The two registries utilized similar surveillance methods to ascertain youth with diabetes. The case ascertainment approach in both periods involved a network of providers and hospitals that referred cases to the study. The network of providers included large pediatric endocrine practices existent in both periods, such as the Barbara Davis Center for Childhood Diabetes, other specialty and primary care practices, Community Health Centers, and other providers and diabetes educators throughout the state. The hospital systems included Children’s Hospital, large community hospitals throughout the state, and hospital systems such as Exempla and Centura hospitals. A more detailed description of the Colorado IDDM Registry (17,22) and SEARCH Study (23) have been previously published.

The following criteria were used to assess eligibility for inclusion in the present analysis: 1) physician diagnosis of diabetes, 2) aged 0–17 years at diagnosis in the years covered by the two registries (1978–1988 and 2002–2004), 3) residence in Colorado in the year of diagnosis, 4) non-Hispanic white or Hispanic origin, and 5) daily insulin injections within 2 weeks after diagnosis or a provider diagnosis of type 1 diabetes. Patients who were institutionalized were excluded. The SEARCH Study ascertained incident cases of diabetes for the entire state of Colorado for 2002–2004 and ascertained cases living in the Denver metropolitan area in 2001, including those diagnosed in the Denver metropolitan area during the period 1996–2001. The Denver metropolitan area eligible cases, newly diagnosed in 1996–2004 and residing in a seven-county region of Denver, were identified to assist in assessing temporal trends. The Denver metropolitan area accounts for 60% of all cases of type 1 diabetes identified in Colorado.

Race/ethnicity data were collected using self-reports with period-specific Census-based questions. Race/ethnicity was defined as either 1) non-Hispanic or Latino white, which included all individuals who self-reported race/ethnicity as white and non-Hispanic or Latino; or 2) Hispanic or Latino, which included individuals of “any race” and Hispanic or Latino descent. The Census questions were modified in 1980, 1990, and 2000 with the addition of an “other race” category in 1990 and a category designating “two or more races” in 2000. These changes did not affect how race/ethnicity was defined in our study. Race/ethnicity could not be determined for 34 of 1,317 (2.6%) case subjects in 1978–1988 and 9 of 755 (1.2%) in 2002–2004; these case subjects were excluded from the analyses.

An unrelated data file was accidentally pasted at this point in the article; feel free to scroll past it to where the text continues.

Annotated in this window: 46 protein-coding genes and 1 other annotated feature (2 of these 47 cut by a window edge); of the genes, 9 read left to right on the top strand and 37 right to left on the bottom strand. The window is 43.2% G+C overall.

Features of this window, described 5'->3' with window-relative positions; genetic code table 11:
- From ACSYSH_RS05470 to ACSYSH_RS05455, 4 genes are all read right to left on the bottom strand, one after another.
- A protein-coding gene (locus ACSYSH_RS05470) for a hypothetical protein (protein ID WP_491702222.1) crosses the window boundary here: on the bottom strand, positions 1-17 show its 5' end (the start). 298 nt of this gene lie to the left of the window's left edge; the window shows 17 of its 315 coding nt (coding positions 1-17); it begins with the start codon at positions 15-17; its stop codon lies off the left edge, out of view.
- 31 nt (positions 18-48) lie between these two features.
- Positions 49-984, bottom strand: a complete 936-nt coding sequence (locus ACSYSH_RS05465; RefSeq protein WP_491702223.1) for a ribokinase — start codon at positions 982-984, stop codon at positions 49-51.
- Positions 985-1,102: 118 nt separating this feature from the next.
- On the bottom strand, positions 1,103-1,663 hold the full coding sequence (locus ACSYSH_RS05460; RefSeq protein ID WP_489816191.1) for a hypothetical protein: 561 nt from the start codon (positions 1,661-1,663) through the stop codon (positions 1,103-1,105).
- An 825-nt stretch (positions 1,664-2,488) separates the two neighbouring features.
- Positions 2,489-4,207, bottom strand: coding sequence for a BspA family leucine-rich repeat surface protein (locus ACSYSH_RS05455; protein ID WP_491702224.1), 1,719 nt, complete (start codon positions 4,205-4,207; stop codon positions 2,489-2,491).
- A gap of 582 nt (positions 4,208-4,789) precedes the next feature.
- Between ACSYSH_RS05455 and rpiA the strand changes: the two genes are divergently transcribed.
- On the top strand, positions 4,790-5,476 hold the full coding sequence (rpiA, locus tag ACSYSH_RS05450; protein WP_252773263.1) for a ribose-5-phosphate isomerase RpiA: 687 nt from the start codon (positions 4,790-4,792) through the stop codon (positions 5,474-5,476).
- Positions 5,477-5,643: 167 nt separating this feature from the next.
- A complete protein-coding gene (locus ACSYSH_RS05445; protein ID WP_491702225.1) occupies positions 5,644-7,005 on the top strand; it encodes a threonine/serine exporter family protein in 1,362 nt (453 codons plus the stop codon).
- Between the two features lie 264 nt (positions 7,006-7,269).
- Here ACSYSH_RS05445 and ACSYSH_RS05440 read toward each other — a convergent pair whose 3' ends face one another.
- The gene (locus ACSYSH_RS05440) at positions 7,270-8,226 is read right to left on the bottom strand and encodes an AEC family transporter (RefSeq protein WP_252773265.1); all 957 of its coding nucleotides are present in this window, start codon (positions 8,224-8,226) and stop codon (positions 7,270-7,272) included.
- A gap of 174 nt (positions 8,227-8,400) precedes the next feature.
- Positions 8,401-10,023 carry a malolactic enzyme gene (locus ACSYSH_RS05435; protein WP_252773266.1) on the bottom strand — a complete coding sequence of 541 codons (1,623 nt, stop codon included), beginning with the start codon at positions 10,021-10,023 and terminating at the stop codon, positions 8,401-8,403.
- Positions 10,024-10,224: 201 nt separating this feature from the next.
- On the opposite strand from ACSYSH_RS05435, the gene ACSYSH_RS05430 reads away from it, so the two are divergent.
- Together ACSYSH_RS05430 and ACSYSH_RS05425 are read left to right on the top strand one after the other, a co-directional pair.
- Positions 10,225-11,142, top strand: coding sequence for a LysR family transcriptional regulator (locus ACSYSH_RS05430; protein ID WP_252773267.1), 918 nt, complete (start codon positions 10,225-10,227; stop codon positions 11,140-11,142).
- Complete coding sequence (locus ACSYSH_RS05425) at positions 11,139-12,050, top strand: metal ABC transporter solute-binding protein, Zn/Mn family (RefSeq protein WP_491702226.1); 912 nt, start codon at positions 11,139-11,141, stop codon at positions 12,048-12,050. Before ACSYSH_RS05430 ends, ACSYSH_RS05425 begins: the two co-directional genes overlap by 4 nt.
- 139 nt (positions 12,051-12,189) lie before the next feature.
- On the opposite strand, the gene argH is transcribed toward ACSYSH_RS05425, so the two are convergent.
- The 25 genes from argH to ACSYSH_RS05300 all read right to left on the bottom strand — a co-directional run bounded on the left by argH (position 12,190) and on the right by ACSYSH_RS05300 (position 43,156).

All participants provided informed consent, and both the Colorado IDDM Registry and SEARCH Study were approved by the Colorado Multiple Institutional Review Board and other relevant institutional review boards throughout the state.


The denominator estimates include civilian noninstitutionalized Colorado youth aged 0–17 years. Annual age-, sex-, and ethnic-specific denominators were linearly interpolated for the 1978–1988 period and projected for the 2002–2004 period from the 1980, 1990, and 2000 U.S. Census mid-year annual estimates. The ethnic-specific denominator estimates for 1978–1988 for the Denver metropolitan area were calculated by interpolation using Census-estimated population distributions for the seven counties by age-group and sex. The ethnic-specific denominator estimates for 1996–2004 were calculated by the U.S. Census Bureau using distributive cohort component methodology applying the above definition for race/ethnicity (24,25).

Statistical analysis

Completeness of case ascertainment was assessed by the capture-recapture method using a two-mode ascertainment model (provider versus hospital sources) (26,27). As described above, case subjects were identified from multiple sources. A source was defined as any location where cases were reported. Once matching to identify duplicate ascertainment was accomplished across sources, the sources were further grouped into two modes of ascertainment: providers and in-patient hospital system records. The capture-recapture method was used to estimate the size of the unknown total population of type 1 diabetic patients by capturing them in one mode and recapturing them in another mode(s). Based on the assumption that the probability of capturing cases in both modes would be equal to the probability of capturing cases in each mode, the number of missed cases could be estimated and the completeness assessed (28). The percent completeness of ascertainment was defined as the number of observed cases divided by the estimated number by capture-recapture methodology. Completeness of case ascertainment was 96% in 1978–1988 and 97% in 2002–2004.